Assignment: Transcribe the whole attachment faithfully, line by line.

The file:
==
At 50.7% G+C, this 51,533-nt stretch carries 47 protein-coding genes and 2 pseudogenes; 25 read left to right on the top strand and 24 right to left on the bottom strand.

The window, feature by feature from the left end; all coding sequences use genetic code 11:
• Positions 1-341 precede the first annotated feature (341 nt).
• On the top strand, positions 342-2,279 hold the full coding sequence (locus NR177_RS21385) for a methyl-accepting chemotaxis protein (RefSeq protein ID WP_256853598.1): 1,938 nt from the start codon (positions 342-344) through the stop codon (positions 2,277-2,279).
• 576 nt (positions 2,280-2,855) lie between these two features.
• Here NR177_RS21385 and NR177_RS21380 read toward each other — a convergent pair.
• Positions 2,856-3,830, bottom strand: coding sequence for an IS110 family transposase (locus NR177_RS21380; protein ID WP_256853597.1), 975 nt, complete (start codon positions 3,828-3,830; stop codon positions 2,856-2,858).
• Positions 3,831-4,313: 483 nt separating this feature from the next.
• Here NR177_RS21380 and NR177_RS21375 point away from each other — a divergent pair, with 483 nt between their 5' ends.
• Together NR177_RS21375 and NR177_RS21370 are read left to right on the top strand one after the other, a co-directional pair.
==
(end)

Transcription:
At 50.7% G+C, this 51,533-nt stretch carries 47 protein-coding genes and 2 pseudogenes; 25 read left to right on the top strand and 24 right to left on the bottom strand.

The window, feature by feature from the left end; all coding sequences use genetic code 11:
• Positions 1-341 precede the first annotated feature (341 nt).
• On the top strand, positions 342-2,279 hold the full coding sequence (locus NR177_RS21385) for a methyl-accepting chemotaxis protein (RefSeq protein ID WP_256853598.1): 1,938 nt from the start codon (positions 342-344) through the stop codon (positions 2,277-2,279).
• 576 nt (positions 2,280-2,855) lie between these two features.
• Here NR177_RS21385 and NR177_RS21380 read toward each other — a convergent pair.
• Positions 2,856-3,830, bottom strand: coding sequence for an IS110 family transposase (locus NR177_RS21380; protein ID WP_256853597.1), 975 nt, complete (start codon positions 3,828-3,830; stop codon positions 2,856-2,858).
• Positions 3,831-4,313: 483 nt separating this feature from the next.
• Here NR177_RS21380 and NR177_RS21375 point away from each other — a divergent pair, with 483 nt between their 5' ends.
• Together NR177_RS21375 and NR177_RS21370 are read left to right on the top strand one after the other, a co-directional pair.